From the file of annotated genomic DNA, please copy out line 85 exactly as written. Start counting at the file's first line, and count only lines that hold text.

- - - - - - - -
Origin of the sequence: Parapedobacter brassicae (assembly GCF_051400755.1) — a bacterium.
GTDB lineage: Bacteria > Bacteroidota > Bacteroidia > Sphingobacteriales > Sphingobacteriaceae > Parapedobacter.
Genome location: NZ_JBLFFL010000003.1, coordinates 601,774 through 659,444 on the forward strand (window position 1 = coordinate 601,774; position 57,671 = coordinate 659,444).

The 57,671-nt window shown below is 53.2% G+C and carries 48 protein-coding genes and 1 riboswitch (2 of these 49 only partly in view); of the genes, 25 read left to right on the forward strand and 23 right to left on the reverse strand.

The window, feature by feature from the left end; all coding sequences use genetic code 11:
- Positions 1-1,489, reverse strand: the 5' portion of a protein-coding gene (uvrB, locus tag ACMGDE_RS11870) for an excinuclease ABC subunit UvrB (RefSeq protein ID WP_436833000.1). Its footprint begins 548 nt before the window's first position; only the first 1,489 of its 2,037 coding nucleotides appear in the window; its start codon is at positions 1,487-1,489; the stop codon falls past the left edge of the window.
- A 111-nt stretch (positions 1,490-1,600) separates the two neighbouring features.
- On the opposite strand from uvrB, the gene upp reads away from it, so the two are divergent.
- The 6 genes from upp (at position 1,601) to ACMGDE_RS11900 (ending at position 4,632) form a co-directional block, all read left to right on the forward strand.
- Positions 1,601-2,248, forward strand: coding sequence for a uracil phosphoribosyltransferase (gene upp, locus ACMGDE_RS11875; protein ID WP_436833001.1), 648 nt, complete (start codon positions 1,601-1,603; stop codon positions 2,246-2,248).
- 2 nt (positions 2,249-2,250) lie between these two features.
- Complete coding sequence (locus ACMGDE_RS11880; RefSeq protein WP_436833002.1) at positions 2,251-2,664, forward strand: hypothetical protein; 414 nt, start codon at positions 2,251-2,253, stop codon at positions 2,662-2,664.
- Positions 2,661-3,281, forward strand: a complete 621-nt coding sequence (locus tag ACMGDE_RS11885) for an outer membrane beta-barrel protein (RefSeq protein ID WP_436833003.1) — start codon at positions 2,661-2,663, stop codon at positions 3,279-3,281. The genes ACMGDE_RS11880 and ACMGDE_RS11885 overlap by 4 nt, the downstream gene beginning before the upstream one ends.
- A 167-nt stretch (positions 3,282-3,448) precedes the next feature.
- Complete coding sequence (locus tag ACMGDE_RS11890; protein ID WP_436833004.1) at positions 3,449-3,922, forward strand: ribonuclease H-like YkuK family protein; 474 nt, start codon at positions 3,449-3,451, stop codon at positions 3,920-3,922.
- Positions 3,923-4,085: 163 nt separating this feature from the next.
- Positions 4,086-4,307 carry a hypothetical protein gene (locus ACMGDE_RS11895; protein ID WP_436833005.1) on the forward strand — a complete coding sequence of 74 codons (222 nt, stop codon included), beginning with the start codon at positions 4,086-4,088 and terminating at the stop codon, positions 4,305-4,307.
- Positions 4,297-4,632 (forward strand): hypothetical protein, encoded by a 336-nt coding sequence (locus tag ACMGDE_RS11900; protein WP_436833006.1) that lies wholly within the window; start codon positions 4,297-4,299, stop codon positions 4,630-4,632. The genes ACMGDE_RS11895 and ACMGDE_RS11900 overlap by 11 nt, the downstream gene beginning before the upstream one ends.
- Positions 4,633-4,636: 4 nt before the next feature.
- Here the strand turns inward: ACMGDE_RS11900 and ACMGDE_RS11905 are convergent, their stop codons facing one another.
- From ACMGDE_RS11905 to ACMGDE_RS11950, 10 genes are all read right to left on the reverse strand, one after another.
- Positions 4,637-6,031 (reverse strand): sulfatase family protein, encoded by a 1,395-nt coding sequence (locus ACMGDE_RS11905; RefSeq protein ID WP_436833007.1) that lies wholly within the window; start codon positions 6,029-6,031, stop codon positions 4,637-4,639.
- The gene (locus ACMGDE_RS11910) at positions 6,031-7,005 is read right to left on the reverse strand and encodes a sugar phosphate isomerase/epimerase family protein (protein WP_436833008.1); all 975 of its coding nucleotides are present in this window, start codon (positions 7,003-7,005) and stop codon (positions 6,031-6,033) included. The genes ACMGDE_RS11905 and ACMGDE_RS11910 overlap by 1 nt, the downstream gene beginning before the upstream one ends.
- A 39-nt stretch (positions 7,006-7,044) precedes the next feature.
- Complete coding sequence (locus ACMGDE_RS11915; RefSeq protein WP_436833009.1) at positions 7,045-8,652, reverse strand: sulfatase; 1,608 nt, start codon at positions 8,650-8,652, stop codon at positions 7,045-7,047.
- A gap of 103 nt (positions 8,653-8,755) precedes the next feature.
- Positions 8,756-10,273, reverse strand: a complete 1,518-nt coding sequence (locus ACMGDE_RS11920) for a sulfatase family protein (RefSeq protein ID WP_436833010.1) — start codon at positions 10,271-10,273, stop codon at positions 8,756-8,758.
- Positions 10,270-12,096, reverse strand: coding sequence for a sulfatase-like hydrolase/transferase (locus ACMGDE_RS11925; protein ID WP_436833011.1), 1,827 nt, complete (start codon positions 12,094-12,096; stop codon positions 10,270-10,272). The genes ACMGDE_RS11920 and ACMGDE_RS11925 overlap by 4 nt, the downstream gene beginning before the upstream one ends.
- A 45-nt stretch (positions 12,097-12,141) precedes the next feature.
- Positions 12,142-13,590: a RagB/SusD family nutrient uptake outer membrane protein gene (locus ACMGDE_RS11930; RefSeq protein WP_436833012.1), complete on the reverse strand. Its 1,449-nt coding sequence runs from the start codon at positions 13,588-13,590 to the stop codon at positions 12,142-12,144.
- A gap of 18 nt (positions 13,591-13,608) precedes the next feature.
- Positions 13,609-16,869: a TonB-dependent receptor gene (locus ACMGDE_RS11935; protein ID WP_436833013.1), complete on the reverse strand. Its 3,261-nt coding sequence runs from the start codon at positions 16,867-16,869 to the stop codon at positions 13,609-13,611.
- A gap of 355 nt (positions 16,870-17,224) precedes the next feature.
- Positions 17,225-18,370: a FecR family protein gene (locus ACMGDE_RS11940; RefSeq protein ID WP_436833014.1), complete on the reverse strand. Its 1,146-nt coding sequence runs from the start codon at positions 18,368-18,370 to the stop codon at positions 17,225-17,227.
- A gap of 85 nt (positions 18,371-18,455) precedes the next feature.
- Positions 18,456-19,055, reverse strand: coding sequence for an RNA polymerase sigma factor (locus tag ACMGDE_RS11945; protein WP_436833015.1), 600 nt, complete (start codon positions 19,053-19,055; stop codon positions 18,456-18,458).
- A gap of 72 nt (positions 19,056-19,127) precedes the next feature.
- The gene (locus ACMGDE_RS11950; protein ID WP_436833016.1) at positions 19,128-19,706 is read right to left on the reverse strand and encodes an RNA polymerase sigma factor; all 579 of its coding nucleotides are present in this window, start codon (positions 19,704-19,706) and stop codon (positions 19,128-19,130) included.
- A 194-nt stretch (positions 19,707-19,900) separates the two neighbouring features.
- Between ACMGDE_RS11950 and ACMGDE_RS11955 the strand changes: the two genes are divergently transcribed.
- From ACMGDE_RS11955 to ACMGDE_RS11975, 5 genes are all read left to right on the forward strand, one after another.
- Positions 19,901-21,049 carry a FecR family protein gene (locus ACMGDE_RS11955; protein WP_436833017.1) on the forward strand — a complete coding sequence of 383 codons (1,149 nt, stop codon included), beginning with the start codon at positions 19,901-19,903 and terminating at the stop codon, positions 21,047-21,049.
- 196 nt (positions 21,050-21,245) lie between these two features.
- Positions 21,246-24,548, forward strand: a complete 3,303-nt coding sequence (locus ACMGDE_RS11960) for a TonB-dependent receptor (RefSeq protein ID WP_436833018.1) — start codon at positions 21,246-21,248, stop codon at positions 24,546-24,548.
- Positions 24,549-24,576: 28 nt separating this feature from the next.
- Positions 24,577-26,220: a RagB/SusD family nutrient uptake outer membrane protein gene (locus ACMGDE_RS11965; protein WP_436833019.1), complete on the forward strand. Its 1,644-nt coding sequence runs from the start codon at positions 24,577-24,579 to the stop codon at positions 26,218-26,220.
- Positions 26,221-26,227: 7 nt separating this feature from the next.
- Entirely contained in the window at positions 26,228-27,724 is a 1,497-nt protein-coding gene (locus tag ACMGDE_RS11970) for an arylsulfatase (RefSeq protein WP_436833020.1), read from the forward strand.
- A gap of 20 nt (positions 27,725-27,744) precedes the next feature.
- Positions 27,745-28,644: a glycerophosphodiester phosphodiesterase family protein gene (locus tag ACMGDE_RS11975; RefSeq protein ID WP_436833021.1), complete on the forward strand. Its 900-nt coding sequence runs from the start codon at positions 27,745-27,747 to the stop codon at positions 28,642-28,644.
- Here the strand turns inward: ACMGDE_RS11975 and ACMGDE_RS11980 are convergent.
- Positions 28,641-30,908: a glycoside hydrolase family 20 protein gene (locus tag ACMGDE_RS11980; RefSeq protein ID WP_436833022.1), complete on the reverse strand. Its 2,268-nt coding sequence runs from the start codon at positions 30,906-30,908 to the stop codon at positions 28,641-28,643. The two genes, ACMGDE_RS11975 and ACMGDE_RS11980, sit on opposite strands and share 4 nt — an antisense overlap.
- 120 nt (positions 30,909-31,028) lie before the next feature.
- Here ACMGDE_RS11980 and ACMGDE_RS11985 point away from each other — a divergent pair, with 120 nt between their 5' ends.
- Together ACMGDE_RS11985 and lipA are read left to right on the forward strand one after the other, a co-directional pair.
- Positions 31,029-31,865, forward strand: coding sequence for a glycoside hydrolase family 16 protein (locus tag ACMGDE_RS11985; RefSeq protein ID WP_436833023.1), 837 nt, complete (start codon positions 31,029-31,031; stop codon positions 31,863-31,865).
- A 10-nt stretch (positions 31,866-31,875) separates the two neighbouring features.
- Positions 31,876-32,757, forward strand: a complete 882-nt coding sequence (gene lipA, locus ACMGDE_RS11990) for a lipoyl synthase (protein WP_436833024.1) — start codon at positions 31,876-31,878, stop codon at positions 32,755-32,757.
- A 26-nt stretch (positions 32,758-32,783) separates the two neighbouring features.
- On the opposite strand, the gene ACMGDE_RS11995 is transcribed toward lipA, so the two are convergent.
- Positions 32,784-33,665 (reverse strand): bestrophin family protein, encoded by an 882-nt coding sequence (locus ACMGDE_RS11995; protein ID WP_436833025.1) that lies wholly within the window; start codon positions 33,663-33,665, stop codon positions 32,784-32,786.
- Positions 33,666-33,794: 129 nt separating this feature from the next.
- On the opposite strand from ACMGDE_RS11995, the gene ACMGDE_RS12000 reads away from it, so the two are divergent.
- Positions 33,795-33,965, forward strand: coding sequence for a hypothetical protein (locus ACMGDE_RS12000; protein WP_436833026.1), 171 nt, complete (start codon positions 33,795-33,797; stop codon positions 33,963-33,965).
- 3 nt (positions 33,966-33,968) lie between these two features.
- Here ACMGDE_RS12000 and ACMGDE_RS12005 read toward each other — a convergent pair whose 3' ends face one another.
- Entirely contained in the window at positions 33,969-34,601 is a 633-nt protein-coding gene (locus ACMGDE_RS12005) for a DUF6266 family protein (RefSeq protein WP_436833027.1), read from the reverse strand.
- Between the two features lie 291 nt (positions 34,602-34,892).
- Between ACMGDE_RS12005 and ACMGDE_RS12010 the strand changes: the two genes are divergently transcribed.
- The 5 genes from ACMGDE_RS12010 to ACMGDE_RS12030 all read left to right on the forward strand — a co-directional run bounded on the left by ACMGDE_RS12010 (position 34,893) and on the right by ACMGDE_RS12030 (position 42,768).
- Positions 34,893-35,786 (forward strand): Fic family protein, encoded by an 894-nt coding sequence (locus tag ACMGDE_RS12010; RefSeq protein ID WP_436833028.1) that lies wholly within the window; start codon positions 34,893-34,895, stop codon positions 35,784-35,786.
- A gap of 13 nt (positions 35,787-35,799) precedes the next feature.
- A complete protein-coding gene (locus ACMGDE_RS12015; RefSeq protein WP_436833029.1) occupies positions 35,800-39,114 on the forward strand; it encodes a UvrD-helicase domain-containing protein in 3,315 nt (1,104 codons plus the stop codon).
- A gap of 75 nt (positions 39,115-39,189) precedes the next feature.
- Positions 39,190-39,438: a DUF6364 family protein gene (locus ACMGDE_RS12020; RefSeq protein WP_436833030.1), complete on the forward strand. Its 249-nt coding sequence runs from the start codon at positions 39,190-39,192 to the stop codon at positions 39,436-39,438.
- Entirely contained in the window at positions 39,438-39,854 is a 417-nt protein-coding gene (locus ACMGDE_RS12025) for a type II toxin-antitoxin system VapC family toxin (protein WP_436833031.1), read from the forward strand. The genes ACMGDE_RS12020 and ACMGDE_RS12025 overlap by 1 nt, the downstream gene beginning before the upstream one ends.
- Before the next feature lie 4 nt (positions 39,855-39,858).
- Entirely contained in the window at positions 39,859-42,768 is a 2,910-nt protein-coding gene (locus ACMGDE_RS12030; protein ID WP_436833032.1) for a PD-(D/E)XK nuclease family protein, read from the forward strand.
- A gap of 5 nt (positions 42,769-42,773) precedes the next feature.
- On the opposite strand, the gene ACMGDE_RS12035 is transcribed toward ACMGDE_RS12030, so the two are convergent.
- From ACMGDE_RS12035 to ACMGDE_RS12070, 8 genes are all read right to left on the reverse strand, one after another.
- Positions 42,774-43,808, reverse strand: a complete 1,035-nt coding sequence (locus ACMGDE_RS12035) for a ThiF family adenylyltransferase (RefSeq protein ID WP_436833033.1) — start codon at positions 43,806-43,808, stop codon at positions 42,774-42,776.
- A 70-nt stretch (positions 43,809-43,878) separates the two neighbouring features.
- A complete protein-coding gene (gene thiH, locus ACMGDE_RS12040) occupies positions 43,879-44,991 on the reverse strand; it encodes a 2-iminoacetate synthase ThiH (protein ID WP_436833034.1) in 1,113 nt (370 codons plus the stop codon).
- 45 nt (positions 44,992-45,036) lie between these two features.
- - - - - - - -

- 45 nt (positions 44,992-45,036) lie between these two features.